Such a need is present wherever important or official communication is taking place, and that covers most aspects of our daily life.
However, the mere act of ‘putting something in writing’ alone, does not guarantee the desired result – i.e. ruling out any misunderstanding. This only comes with the correct application of grammar – the set of rules that governs good writing.
A breathtaking example of this was a case in Canada in 2006, where a misplaced comma cost a cable television company more than $2m because a court ruled it changed the meaning of their contract with another firm.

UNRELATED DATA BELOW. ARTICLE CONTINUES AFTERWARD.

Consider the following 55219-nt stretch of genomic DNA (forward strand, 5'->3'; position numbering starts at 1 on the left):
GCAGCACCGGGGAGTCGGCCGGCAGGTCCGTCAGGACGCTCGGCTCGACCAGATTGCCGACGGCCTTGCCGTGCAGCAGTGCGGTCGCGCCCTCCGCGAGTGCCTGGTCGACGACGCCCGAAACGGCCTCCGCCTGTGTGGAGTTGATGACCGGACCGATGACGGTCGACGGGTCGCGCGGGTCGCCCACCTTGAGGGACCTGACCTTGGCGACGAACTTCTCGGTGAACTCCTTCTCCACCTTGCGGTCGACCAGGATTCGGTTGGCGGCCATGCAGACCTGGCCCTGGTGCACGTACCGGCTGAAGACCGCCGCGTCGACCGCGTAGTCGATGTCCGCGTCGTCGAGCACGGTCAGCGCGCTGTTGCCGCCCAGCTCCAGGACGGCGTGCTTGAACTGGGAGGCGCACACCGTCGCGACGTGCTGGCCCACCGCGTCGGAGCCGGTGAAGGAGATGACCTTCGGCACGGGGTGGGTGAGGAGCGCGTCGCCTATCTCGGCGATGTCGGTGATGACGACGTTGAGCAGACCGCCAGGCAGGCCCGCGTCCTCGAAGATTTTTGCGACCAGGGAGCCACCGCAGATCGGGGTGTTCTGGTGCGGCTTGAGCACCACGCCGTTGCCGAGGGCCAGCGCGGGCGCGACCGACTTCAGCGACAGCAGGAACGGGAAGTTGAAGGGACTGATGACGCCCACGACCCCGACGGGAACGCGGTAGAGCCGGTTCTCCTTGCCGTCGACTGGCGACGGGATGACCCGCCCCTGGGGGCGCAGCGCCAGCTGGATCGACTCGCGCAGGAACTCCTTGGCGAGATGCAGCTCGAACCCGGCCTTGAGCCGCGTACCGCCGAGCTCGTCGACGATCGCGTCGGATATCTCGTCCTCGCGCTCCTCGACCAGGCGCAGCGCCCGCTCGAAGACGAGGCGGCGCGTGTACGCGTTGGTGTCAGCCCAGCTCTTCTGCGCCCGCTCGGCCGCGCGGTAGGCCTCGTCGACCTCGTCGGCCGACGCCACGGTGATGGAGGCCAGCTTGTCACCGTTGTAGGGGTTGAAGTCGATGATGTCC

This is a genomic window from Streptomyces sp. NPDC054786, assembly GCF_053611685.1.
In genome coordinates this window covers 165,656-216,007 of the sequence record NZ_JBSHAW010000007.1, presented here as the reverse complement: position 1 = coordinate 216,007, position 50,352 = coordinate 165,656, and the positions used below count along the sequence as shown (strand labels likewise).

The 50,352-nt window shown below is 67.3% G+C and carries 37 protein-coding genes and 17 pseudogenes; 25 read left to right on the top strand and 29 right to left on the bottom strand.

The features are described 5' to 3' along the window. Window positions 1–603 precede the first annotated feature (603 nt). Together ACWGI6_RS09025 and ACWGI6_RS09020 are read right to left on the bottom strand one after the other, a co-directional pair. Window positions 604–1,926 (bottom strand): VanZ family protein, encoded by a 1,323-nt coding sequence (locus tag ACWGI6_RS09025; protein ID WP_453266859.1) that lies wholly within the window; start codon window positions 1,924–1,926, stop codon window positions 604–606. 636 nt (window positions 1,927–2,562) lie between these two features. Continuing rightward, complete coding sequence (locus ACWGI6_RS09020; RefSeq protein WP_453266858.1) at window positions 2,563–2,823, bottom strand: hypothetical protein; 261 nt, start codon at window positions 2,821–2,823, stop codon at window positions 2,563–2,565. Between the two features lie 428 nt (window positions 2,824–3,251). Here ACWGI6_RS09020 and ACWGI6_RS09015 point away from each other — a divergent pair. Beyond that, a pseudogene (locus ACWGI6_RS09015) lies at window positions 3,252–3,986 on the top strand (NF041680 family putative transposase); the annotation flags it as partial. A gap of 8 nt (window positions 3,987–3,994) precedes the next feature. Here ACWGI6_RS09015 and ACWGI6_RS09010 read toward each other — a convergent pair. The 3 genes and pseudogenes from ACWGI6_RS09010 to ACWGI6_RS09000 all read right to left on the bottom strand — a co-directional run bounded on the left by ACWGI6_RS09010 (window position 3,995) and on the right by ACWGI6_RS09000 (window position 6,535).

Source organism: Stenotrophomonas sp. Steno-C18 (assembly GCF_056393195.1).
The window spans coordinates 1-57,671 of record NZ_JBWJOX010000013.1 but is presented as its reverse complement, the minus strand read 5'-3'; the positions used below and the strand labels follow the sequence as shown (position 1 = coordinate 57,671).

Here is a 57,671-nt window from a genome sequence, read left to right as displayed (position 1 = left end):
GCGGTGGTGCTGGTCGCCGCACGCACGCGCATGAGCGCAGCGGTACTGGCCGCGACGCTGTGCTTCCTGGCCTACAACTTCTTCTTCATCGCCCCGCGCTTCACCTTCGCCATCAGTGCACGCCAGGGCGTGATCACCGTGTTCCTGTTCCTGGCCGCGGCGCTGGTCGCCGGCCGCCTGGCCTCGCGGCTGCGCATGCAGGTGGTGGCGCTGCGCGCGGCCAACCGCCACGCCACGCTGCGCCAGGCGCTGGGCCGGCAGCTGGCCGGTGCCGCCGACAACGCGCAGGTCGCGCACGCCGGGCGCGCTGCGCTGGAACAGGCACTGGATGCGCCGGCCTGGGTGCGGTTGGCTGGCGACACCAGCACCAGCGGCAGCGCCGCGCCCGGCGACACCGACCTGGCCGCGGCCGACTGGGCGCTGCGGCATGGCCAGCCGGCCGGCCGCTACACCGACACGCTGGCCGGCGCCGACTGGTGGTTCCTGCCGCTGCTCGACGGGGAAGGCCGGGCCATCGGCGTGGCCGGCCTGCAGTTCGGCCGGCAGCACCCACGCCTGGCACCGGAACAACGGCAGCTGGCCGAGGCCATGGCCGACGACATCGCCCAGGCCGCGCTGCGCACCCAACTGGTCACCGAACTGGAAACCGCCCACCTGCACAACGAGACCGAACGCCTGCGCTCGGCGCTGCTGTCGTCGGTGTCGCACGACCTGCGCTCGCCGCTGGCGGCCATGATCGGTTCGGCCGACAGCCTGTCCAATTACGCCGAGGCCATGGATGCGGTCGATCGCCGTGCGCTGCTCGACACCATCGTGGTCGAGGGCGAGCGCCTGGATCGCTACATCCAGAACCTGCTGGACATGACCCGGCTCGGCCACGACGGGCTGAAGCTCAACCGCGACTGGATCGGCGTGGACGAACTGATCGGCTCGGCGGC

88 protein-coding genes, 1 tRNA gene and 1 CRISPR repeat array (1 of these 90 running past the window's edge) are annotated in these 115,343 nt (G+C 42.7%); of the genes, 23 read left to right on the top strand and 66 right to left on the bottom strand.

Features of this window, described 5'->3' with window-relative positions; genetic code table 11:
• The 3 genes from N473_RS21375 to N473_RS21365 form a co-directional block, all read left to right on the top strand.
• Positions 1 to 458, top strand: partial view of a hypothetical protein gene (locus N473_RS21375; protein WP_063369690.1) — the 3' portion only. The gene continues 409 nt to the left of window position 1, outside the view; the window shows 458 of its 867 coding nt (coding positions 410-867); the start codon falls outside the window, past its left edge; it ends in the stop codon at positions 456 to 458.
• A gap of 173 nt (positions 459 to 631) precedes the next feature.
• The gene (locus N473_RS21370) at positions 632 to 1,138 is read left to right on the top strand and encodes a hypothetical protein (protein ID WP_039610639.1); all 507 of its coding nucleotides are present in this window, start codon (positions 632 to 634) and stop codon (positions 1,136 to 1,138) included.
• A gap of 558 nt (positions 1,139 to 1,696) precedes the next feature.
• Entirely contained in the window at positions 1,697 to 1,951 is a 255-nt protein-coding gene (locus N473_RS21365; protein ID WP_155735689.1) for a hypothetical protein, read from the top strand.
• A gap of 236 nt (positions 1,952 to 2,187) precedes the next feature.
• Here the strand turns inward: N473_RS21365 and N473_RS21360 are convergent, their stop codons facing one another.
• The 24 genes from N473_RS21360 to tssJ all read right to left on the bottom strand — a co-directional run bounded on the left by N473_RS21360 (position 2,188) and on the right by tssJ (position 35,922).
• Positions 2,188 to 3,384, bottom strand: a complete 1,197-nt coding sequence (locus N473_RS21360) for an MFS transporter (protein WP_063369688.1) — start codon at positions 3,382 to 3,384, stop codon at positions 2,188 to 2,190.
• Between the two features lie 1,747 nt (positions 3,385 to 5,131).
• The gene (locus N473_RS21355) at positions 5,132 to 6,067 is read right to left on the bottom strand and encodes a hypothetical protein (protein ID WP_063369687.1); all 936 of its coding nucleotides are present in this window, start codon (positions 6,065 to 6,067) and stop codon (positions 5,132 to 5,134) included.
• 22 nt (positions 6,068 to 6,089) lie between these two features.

In another scenario, in 2007, officials representing the nations of the world at the Bali Climate Change talks, spent two hours debating the insertion/deletion of a comma, such was its powerful potential effect on the meaning of a document.
Clearly, correct and appropriate punctuation matters. With it, there can only be one interpretation. Without it, there could be many and the ensuing mayhem could be both expensive and disastrous.